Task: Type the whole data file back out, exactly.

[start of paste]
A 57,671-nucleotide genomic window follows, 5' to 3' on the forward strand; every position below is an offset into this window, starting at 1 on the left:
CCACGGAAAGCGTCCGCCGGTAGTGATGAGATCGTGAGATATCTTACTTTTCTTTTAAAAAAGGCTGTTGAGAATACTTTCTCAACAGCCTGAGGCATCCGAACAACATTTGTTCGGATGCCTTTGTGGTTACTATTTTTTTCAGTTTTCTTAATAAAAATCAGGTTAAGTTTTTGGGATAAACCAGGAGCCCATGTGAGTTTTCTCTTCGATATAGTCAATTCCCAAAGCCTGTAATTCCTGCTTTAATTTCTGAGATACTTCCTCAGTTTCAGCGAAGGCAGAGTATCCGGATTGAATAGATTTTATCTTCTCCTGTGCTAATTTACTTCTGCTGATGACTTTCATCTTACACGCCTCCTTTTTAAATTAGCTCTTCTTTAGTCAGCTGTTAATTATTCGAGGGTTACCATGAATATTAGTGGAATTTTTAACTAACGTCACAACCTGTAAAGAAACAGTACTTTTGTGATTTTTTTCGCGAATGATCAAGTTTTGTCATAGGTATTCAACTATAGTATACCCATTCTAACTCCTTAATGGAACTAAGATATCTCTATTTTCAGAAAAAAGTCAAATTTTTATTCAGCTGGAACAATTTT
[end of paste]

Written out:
A 57,671-nucleotide genomic window follows, 5' to 3' on the forward strand; every position below is an offset into this window, starting at 1 on the left:
CCACGGAAAGCGTCCGCCGGTAGTGATGAGATCGTGAGATATCTTACTTTTCTTTTAAAAAAGGCTGTTGAGAATACTTTCTCAACAGCCTGAGGCATCCGAACAACATTTGTTCGGATGCCTTTGTGGTTACTATTTTTTTCAGTTTTCTTAATAAAAATCAGGTTAAGTTTTTGGGATAAACCAGGAGCCCATGTGAGTTTTCTCTTCGATATAGTCAATTCCCAAAGCCTGTAATTCCTGCTTTAATTTCTGAGATACTTCCTCAGTTTCAGCGAAGGCAGAGTATCCGGATTGAATAGATTTTATCTTCTCCTGTGCTAATTTACTTCTGCTGATGACTTTCATCTTACACGCCTCCTTTTTAAATTAGCTCTTCTTTAGTCAGCTGTTAATTATTCGAGGGTTACCATGAATATTAGTGGAATTTTTAACTAACGTCACAACCTGTAAAGAAACAGTACTTTTGTGATTTTTTTCGCGAATGATCAAGTTTTGTCATAGGTATTCAACTATAGTATACCCATTCTAACTCCTTAATGGAACTAAGATATCTCTATTTTCAGAAAAAAGTCAAATTTTTATTCAGCTGGAACAATTTT